At the outbreak of World War II, some 300,000 Jews left Poland and fled eastwards, into the Soviet Union. Some migrated to Siberia, while others reached the Soviet republics in Central Asia. Thousands of children lost their parents in the course of this arduous journey. These children described the days of the German invasion and the flight eastward:
"On Shabbat, 2 September, Father returned from synagogue very agitated, and said that it appeared that the Germans were coming. Mother left everything on the oven, and packed. She gave my brother Meir, who was then 12, a small suitcase, and she gave me one package. All the Jews fled… except for some old people who were not able to travel. The route was packed with pedestrians carrying bundles on their shoulders, and with wagons and cars… the next day, Father rented a wagon for a large sum of money, but after a few hours' traveling, the farmer decided not to continue, and told us to disembark. Father begged him to have mercy on the children, Mother wept, but nothing helped; the farmer pushed us out of the wagon and continued on his way. Father didn't have the strength to carry the bedlinen, and he threw it by the wayside, and Mother jettisoned her suitcase. Thus we arrived in Rzhezhov, and the next day we boarded a train for Jarowslaw…"
" …On Saturday night, we boarded a wagon with Grandpa and Grandma, uncles and aunts and their children, 11 people in total. The way forward was blocked with carts, broken down cars and dead horses. The unheeded wails of the wounded could be heard on all sides. German planes swooped low and strafed people. We hid in ditches."
"…The Germans ordered all the Jews to leave the town, and announced that every Jew found there after six in the evening would be shot immediately. We hurried to gather our belongings and we fled the town."
On the loss of their family members:
"They sat me in a wagon, and Mother ran behind us. At night, the wagon took a turn to the side, and in the morning, I realized that I was all alone."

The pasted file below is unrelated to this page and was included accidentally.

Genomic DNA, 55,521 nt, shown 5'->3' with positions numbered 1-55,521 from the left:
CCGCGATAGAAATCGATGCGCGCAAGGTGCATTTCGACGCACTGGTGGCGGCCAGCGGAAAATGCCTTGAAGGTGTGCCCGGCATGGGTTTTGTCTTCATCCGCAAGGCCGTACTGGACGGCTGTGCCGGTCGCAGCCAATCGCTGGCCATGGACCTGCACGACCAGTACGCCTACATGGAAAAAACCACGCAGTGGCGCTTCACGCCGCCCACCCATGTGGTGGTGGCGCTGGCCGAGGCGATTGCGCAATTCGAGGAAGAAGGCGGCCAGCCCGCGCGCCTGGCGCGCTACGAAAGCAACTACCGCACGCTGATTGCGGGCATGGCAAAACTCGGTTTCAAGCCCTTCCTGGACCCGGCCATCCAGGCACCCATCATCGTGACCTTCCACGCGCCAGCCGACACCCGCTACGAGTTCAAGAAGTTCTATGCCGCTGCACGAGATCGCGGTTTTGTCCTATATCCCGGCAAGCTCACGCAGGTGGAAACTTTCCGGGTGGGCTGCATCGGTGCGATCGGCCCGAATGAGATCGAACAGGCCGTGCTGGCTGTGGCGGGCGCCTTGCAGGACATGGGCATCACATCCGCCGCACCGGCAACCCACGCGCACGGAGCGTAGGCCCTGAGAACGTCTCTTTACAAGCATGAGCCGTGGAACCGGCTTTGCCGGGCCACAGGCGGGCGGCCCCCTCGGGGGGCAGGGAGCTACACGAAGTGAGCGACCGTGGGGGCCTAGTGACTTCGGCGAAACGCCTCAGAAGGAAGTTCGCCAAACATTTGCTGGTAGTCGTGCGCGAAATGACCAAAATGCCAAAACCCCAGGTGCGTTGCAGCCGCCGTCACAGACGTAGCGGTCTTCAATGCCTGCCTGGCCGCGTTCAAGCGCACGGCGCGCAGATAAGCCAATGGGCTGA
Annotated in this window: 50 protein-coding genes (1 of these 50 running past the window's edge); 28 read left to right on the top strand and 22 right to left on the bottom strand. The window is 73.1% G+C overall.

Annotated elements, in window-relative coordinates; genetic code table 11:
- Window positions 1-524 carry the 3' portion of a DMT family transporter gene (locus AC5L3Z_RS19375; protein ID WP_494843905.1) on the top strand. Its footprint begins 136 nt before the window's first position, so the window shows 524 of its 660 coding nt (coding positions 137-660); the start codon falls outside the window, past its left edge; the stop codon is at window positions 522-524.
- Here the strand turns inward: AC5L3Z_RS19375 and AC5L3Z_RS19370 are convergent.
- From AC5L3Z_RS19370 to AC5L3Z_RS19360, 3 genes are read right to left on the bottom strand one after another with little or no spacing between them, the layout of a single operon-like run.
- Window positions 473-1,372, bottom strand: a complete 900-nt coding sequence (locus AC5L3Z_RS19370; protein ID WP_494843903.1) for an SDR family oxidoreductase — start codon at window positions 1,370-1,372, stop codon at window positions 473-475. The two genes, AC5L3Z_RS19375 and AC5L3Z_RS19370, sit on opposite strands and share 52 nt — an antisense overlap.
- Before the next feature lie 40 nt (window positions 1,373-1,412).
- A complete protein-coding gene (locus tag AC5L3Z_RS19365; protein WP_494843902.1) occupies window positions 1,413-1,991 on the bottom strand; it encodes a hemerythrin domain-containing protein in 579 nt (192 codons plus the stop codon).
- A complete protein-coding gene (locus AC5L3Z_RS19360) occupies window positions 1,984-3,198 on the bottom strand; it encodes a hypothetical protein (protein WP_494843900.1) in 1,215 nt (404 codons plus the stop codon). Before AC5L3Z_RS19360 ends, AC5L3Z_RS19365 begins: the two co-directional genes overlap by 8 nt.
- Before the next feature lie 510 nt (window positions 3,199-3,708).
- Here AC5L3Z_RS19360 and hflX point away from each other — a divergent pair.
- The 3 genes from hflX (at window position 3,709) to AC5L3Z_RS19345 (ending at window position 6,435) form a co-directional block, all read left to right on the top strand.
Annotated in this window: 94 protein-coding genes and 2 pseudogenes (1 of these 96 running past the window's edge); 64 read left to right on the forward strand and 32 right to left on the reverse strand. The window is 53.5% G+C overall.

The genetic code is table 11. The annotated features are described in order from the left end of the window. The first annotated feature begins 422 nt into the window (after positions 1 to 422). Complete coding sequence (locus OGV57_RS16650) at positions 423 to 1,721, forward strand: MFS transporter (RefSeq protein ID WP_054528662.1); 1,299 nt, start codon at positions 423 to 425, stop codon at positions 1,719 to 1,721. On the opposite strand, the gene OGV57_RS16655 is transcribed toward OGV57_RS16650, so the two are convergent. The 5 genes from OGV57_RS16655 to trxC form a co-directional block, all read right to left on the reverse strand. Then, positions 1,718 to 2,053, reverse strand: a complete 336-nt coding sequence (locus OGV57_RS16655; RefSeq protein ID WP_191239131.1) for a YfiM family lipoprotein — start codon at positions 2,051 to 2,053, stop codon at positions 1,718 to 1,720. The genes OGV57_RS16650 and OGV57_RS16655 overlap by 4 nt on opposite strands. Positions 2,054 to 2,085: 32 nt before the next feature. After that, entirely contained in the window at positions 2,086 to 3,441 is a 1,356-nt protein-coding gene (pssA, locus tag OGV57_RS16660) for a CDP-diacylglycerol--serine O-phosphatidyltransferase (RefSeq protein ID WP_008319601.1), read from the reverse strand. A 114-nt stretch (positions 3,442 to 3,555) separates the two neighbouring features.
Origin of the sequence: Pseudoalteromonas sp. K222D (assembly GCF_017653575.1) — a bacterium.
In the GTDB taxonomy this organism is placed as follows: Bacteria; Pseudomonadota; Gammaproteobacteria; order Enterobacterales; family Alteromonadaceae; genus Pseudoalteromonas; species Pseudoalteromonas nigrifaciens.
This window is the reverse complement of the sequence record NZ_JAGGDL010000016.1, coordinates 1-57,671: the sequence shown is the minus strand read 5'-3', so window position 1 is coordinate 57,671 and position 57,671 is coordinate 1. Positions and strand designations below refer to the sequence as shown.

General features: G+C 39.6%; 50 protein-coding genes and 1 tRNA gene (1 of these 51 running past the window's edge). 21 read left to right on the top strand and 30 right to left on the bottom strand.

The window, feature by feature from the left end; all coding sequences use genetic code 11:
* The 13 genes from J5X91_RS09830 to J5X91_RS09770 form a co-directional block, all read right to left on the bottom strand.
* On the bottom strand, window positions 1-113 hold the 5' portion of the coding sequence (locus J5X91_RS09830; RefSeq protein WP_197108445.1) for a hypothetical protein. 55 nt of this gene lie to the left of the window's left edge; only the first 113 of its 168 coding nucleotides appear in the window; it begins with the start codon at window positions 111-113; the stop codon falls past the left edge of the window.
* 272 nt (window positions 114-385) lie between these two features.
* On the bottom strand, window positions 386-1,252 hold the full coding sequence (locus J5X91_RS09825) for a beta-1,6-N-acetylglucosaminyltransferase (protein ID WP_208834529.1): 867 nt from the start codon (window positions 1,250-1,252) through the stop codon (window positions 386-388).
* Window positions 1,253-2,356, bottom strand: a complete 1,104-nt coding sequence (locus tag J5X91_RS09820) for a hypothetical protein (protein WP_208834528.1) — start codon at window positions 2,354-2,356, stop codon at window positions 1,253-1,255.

"Father and Mother came down with dysentery. We sold our last shirts to hire a wagon and to bring them to the hospital, but there they refused to take them in. All our pleading was in vain, and we had to return them home, sick. They lay in the hut for two weeks, and grew sicker by the day… Father died on Shabbat, and Mother four days later. We were left alone, my little sisters and I. I couldn't support them on my wages, we had nothing left to sell, and the three of us starved…"
"I didn't want to leave Father, but I understood that I was a burden to him. Before I left, I gave him my clothes and blankets. At the moment of parting, we both cried a lot, and Father told me to be a good Jew, and to never forget him."
"I watched Mother die, and then Father. Both of them starved to death. We were seven brothers and sisters, and only I survived."
(Excerpts from The Children of Zion – the Path of Agony of the “Tehran Children” by Henryk Grynberg, published in Hebrew by Yad Vashem in 1995)
In 1942 an agreement was signed between the Polish Government-in-Exile and the Soviet government, authorizing the emigration of some 24,000 Polish soldiers and refugees from Soviet soil. From April to August 1942, the refugees were brought via the Caspian Sea to Tehran, which was under British rule. Amongst the refugees were some 1,000 Jewish children, mostly orphans, and 800 Jewish adults. Once in Tehran, the adults established an orphanage with the active aid of the Jewish community and Jewish Agency emissaries from Eretz Israel (Mandatory Palestine). One of the orphanage directors was Zipporah Shertok, wife of Moshe Shertok (later Israeli Prime Minister Moshe Sharett). The orphanage was run under conditions of extreme deprivation, particularly of food, with constant endeavors being made to retrieve children from priests and nuns.
The emissaries obtained immigration permits and a ship. In January 1943, the Jewish children and their escorts sailed to Karachi, Pakistan, and from there to Suez, reaching Eretz Israel by train on 18 February 1943. Over 700 of the children were orphans; less than 150 of them were with either one or both parents.
From the moment the children left Tehran, their journey evoked great excitement in the Yishuv. All along the train's route in Eretz Israel, until its arrival at Atlit, the passengers were greeted by thousands of wellwishers. Members of the Youth Aliyah helped with the children's absorption, initially at Atlit, and later in 11 transit camps, in which the children recovered and recuperated after three years of wandering and suffering. Many of them suffered from ailments, nightmares and post-trauma. Several used to hide food as a result of the shortages they had experienced during their travels.
The "Tehran Children" as they were known in Israel, were the largest group of survivors to arrive in Eretz Israel during the war years.
Some of the Tehran Children managed to keep dolls, diaries and other personal items with them throughout their wanderings, some of which are displayed in the online exhibition: "Bearing Witness – Stories behind the Artifacts in the Yad Vashem Museum Collection".
Yad Vashem Photo Archives, 4892/82